- In early 2019, Mary Kearl and her husband left their full-time jobs to travel the world with their one-year-old.
- To prepare for this trip, the couple saved $US36,000 over two years.
- Kearl broke down exactly how they did it, from keeping food and shopping spending low to freelancing on the side to cutting costs in other places, such as their car and apartment.
- Visit Business Insider’s homepage for more stories.
Work. Retire. Then travel. That’s the natural order of things – or at least that was what I was raised to believe.
That all changed for me in 2016, when I took my first break from working full time to bike across the US for a month. My parents worried. They said I should wait, get a job first, then ask for time in between. But I wanted to move to LA, and I wasn’t getting bites with a New York City address on my resume.
As someone who entered the workforce at the start of the recession, walking away from the job I had at the time and the security it gave me was one of the biggest risks of my life. It also turned out to be one of the most rewarding. As terrified as I’d been at the thought of starting over and having to explain my resume gap to employers, I not only ended up securing a new job at a tech startup, but one that came with a jump in title and pay – all while also getting a boost in quality of life, being able to trade New York City winters for year-round sunshine in LA (one of the top 10 places in the world for weather, according to US News & World Report).
Still, the open road and the chance to spend more time with family and friends called to me. So when my husband and I made plans to have a baby at the beginning of 2017, we also began exploring the idea of taking time off to travel the world as a family of three. We wanted to see more of each other and less of the inside of an office, and neither one of us wanted to miss our future little one’s milestones.
Inspired by “The Happiness Project,”“Nomadland,”“The Year of Less,” and “Flat Broke with Two Goats” – all books that explore the theme of spending less and getting more out of life – and armed with data from the Budget Your Trip website and individual traveller blogs, we began saving in 2017.
At the end of the year as a pre-New Year’s resolution, we kicked things into high gear by starting our own “year of no shopping” that’s still in effect to this day. By the time we both stopped working full time in January 2019, we managed to achieve our ultimate savings goal: $US36,000.
Here are some of the strategies that helped us reach our target.
Setting a monthly savings goal
As someone who has always freelanced in addition to working full time, I hoped to work while travelling to offset our costs. In the end, I was able to. (And, as a result, we only spent $US288.30 of our $US36,000 savings on our seven-month-long world travels.)
But in the planning stages, we saved as if I wouldn’t be able to.
Since I was little, my parents always encouraged me and my sister to save half of our money from babysitting, doing chores, or gifts from family. Throughout the years, that saving mentality has helped me cover the cost of my food, books, and other daily expenses during college and pay for my MBA without taking any loans. But even still, I’d never set or stuck to a budget or set a monthly savings goal before.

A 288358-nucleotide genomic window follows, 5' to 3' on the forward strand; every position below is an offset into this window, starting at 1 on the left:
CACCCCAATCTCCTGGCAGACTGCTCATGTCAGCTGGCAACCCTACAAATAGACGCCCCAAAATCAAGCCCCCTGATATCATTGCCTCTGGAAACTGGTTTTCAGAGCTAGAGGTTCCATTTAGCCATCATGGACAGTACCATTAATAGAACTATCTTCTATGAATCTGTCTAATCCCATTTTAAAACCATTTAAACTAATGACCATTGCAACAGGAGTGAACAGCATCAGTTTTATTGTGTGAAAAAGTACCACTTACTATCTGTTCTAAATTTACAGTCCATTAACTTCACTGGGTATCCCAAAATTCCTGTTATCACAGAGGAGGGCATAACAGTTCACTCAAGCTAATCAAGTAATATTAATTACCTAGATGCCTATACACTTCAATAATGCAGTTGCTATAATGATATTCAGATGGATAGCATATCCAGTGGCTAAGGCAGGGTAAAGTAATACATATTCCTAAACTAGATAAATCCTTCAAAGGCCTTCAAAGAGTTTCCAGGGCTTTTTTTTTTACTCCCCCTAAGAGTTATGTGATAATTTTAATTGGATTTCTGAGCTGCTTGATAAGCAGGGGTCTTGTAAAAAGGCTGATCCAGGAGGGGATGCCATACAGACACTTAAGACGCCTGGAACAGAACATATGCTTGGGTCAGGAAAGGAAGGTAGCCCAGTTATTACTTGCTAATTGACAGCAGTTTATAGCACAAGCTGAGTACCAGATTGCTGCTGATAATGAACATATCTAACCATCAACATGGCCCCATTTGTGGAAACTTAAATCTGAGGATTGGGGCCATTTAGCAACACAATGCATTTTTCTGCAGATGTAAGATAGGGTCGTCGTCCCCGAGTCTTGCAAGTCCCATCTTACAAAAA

Based on our research, I calculated that we needed to set aside $US36,000 to pay for our adventures. To make that happen in two years, we planned – and managed – to save as follows:
- Total travel fund goal: $US36,000
- Annual savings goal: $US18,000 a year
- Monthly savings goal as a couple: $US1,500 a month
- Monthly savings goal per person: $US750 a month
Over these two years, we were making a combined annual income of over $US150,000, so we were setting aside roughly 10% of our pre-tax pay to our travel fund at the same time.
Creating our own “year of no shopping”
After I read about Ann Patchett’s “no shopping” challenge in the New York Times in December 2017, I instituted one of our own – right before giving birth and welcoming a new baby into our household. Not the most ideal timing.
That said, there are no hard and fast rules defining what “no shopping” means. We decided it would mean nothing new unless what we had was broken or worn out beyond repair – or we had a new need.
For baby and me, there were a lot of new needs. And later, when it came time to pack our suitcases to travel the world, a few more arose.
Here were some of our big purchases, by category:
- Maternity and nursing clothing: $US105, compared to the almost $US500 the average expecting parent spends on new clothes per pregnancy, Fortune reported in 2015. Since I had already been biking to work, I had a mostly athletic wardrobe consisting of stretchy leggings and loose-fitting tops that didn’t need many additions. Most of my spend went toward nursing bras, which I later passed on to other family members so they wouldn’t have to incur the same expense.
- Travel clothes for two people: $US240, compared to the $US1,866 the average individual spends on clothing annually, according to the Bureau of Labour Statistics. This included $US150 worth of UV/sports clothing, two pairs of water shoes for $US60, and two pairs of walking shoes for $US30.
- Sports gear for our travelling: $US290.50, compared to the $US487 the average American spends on sporting gear, according to a 2017 survey conducted by CreditCards.com. Specifically, we purchased binoculars at $US27.50, a refurbished ports watch (OK, this was a want) at $US178, and a SteriPEN at $US85.
In the end, we didn’t exactly forego shopping. But I did consider each purchase over time, adding them to wish lists on Amazon and boards on Pinterest -and reviewing, deliberating, and narrowing down before completing my online checkouts to get the best price. Still, compared to the annual averages, we saved $US395 on nursing and maternity clothing, $US3,492 on clothing for two adults, and $US683.50 on sporting gear for two adults – or a total of $US4,570.50.